ProgressoR / Uzbekistan Progressive Rock Pages


Wolve - 2014 - "Sleepwalker"

(36:38, ‘Wolve’)


1.  The Tall Trees 1:52
2.  Cassiah 11:37
3.  Ocean 10:18
4.  Countdown 1:20
5.  Colors Collapse 7:58
6.  Sleepwalker 3:33


Julien Sournac – vocals; instruments
Gulrim Choi – cello 
Rafael Leroy – bass 
Julien Patoue – drums 
Hadrien Guegan – bass 

Prolusion. The French project WOLVE is the creative vehicle of composer and musician Julien Sournac, a project he started developing back in 2010, which eventually led to the creation of a full-length studio album. The finishing touches to this creative cycle came into place in 2014, with the release of the CD "Sleepwalker".

Analysis. Sournac, still only in his twenties, showcases a remarkable degree of professionalism for his first steps out as a project leader in an endeavor that has by now turned into an established band-project. A lot of effort appears to have gone into eliminating unneeded material, and all the compositions come across as well developed entities that give an impression of having been altered and tweaked extensively. In a good way, I might add. The transitions are fluent, the shifts in moods, pace and intensity organic and smooth, the arrangements as such coming across as carefully planned. This entire production appears as one that has been developed with care and a strong attention to details. In terms of style, we're dealing with a band hovering on the borders of indie, alternative and post rock somewhere, but an artist adding enough themes, structural developments and stylistic changes to the table to firmly place his creation within a progressive rock context as well. Modern progressive rock that is, as this is progressive rock in terms of structure and sophistication rather than sound. You won't find too many parts here that can be traced back directly to the golden decade of the ‘70s, and the one exception at hand doesn't really point towards progressive rock from that era either. Artists like Muse and Radiohead are perhaps better indicators as far as possible sources of inspiration go, alongside some of the more well known post rock bands that started out in the ‘90s. Besides two brief singer/songwriter creations, sporting delicate acoustic guitars and stunning lead vocals, and an ambient, electronics-flavored cinematic mood piece, Sournac combines his various inspirations into three long creations, two of them stretched out to beyond the 10-minute mark. And these are constantly intriguing compositions – all of them. Finely combining delicate acoustic guitar and vocals sequences with layered, textured affairs, sporting light toned post rock guitars, majestic sequences with additional keyboards, supplementing layered guitars and firmer, harder-edged sections with dampened guitar riffs and acoustic guitars combined, all along with effects added to the mix, from resonating frail guitar notes to subdued textured electric guitars. Sections with more of an ambient feel and with careful electronic details added in have their place here too, and somewhat surprisingly there's also room for a select few, but effective, groove-oriented darker parts with more of a stoner rock or perhaps even grunge feel to them, of the kind where it's easy to draw a line back to Black Sabbath as the originators of this specific sound. That there are also a few sequences with delicate jazz-tinged details added to this mix merits a mention as well. While this may come across as a chaotic production by way of these descriptions, the reality is that this is a very well developed affair. While not at all a predictable album, all the developments and shifts in style and intensity come across as natural and logical, and if there may be a weaker section here or there, you can be sure that a sampled voice or some of Sournac's splendid lead vocals will be applied on what turns out to be a foundation for voices or vocals. This is an album that touches upon the shores of the truly magical from start to finish, and while it doesn't quite manage to land, this is a solid and often stunning creation that should earn the project many fans from inside as well as the outside of the progressive rock realm.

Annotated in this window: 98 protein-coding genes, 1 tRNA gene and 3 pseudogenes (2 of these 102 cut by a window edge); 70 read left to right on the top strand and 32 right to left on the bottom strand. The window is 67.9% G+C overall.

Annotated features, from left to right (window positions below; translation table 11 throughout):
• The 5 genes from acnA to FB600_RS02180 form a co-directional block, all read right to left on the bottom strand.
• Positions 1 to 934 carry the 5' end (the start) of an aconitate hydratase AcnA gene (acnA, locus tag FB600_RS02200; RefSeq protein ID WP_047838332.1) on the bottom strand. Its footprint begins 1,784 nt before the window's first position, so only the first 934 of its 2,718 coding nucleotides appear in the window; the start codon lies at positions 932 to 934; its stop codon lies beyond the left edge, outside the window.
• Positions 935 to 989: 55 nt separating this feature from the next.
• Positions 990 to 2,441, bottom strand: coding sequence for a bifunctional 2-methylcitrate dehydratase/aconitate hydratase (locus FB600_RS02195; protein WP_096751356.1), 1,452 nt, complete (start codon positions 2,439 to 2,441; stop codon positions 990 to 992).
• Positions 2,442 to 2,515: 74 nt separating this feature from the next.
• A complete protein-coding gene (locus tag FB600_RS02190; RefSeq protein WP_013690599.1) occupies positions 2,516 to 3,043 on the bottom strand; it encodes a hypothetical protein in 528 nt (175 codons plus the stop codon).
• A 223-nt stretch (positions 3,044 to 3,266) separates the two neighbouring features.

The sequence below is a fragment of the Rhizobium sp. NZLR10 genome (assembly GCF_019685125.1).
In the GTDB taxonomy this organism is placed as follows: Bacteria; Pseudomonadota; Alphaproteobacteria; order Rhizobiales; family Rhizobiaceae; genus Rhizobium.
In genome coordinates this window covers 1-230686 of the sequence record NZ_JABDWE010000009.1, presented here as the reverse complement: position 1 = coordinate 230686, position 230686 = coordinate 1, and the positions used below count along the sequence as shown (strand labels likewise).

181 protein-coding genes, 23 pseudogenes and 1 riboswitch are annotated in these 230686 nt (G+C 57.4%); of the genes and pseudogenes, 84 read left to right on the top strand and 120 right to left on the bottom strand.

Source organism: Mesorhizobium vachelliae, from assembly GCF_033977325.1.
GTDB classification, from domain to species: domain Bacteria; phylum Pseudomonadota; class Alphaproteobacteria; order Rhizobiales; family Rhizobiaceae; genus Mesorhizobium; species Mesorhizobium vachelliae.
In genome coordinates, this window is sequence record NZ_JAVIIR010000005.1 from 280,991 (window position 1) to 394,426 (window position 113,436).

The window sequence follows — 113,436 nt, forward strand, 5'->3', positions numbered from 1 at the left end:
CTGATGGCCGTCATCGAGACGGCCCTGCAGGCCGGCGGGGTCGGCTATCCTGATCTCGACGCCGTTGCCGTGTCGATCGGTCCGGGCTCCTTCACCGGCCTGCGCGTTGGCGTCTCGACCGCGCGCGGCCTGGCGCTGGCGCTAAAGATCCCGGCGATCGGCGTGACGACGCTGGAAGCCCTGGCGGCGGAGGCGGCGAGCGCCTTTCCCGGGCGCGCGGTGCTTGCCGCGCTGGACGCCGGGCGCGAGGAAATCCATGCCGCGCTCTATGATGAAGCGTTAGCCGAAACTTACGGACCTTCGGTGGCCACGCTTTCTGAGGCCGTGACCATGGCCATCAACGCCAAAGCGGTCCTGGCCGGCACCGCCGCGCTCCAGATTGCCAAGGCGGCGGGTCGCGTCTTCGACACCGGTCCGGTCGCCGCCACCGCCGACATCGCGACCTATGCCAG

Conclusion. "Sleepwalker" is a high-quality and, in my opinion, extremely well developed and crafted debut album by Wolve. Delicate moods tend to dominate this production, with plenty of nods to singer/songwriter types of music as well as frail, emotional indie rock, but also with subtly soaring and carefully majestic excursions that hone in on post rock, with occasional detours into stoner rock landscapes. I'd suggest that fans of a band like Radiohead should seek out this album first and foremost, and liberal-minded post rock fans might also be intrigued by the landscapes explored on this album. A high-quality debut album by a highly talented young artist.

OMB=Olav M Bjornsen: May 1, 2015
The Rating Room

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